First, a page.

STMicroelectronics has developed a technology, called STNoC, that can support any topology and be automatically generated with an internal tool, said Marcello Coppola, head of ST's Grenoble, France, research lab.
"We would certainly like to use NoCs," commented Coppola's ST colleague, Pierre Paulin, director of SoC platform automation technologies at the company.
Kees Goossens, principal research scientist at Philips Research, is working on NoCs and is most concerned about memory. "You can move data around, but where are you going to store it?" he asked. As for memory hierarchy, Goossens said NoCs work well with architectures that involve streaming and "struggle" with other architectures.
Giovanni de Micheli, professor at the Ecole Polytechnique Federale in Lausanne, Switzerland, presented some benchmarks from xpipes, a synthesizable NoC infrastructure from the University of Bologna (Italy) and Stanford University. Compared with an Amba AHB multilayer bus, xpipes showed up to 21 percent better execution time under heavy system contention, even though its latency is a bit worse.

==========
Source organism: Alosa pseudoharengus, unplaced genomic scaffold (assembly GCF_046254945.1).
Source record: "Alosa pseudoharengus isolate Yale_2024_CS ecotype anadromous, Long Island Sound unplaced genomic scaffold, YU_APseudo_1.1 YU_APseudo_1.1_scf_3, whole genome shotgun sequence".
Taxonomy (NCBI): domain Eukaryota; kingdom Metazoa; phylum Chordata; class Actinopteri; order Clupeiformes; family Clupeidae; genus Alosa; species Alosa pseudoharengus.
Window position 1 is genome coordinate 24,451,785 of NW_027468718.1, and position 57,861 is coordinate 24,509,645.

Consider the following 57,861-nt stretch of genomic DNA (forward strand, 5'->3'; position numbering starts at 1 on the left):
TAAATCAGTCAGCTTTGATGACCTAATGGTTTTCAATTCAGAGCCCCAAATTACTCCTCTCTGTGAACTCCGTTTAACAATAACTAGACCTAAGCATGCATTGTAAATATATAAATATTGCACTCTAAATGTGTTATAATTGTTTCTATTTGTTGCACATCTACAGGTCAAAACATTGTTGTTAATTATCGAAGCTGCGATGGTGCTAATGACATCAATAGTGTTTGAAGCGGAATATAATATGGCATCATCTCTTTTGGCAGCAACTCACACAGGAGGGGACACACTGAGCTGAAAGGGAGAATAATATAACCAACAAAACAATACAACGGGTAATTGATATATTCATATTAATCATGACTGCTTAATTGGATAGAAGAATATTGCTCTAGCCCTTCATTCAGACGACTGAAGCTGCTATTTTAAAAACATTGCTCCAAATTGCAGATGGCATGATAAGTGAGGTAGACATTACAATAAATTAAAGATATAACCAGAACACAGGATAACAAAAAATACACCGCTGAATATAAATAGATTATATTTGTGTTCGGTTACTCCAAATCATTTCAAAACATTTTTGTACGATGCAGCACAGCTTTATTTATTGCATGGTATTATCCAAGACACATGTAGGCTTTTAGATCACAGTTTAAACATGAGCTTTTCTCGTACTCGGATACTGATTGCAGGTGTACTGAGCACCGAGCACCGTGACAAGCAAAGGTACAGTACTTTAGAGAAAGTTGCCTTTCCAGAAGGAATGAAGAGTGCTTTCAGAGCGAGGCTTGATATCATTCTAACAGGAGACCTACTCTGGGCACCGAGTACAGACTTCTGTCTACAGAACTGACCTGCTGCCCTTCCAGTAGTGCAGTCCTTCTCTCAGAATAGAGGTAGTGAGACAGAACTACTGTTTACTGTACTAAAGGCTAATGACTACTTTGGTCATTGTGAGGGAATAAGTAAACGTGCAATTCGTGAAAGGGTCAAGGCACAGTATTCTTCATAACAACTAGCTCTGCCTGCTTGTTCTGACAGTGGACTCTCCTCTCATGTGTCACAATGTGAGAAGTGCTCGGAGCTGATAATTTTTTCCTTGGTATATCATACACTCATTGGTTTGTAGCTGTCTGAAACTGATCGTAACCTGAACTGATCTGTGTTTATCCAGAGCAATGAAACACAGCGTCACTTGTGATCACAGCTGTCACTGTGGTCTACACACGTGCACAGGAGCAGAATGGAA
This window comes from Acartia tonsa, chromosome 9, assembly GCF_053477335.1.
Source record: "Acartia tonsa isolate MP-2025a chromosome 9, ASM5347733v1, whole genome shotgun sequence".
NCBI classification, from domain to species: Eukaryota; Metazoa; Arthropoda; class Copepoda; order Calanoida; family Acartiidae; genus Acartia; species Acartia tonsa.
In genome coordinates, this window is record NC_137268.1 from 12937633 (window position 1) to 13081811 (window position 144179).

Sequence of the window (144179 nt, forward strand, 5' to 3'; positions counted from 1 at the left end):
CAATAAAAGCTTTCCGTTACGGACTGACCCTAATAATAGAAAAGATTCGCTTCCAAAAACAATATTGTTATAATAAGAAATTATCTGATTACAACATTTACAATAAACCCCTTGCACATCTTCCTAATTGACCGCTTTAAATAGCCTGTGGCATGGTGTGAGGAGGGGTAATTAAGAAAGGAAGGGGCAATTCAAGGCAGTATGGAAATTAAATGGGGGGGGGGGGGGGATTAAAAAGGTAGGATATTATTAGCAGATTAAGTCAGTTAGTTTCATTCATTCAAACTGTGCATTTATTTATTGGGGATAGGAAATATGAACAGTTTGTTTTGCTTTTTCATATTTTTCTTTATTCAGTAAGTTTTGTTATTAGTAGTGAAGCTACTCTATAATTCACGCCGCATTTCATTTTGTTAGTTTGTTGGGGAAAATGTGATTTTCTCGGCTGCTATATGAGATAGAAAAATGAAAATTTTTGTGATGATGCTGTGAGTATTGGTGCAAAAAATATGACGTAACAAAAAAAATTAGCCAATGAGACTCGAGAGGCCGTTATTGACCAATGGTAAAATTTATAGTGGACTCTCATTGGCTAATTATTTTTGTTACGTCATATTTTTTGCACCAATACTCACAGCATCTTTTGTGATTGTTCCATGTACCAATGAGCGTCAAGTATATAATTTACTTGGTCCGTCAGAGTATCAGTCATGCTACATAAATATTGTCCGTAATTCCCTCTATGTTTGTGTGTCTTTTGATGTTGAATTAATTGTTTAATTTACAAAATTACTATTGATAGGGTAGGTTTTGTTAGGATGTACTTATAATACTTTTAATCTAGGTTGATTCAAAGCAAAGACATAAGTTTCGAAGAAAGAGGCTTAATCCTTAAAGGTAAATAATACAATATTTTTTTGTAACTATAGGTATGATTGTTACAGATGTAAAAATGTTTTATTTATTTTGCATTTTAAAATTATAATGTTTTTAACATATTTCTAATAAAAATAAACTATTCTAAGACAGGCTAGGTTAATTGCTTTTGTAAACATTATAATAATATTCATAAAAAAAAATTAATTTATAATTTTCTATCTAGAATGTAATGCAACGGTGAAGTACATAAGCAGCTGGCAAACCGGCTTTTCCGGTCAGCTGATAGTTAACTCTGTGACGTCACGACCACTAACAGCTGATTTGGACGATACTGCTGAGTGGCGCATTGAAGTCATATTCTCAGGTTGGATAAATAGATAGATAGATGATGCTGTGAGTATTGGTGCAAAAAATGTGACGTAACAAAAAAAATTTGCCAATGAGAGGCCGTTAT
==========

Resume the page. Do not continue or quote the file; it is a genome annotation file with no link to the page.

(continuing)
"You can achieve significant performance with an NoC, but the area and power overhead is still significant," de Micheli said.
Another academic benchmark, presented by Norbert Wehn, professor at the University of Kaiserslautern (Germany), compared fixed interconnect and NoC approaches for a low-parity density check decoder. The NoC ran at 500 MHz, vs. 64 MHz for the fixed bus, and was much more flexible.
The bad news: The NoC consumed 30 watts vs. 700 mW for the fixed bus, and had twice the die size.
Given the performance and area trade-offs, Wehn considers NoC to be "hype" that may have difficulty finding applications.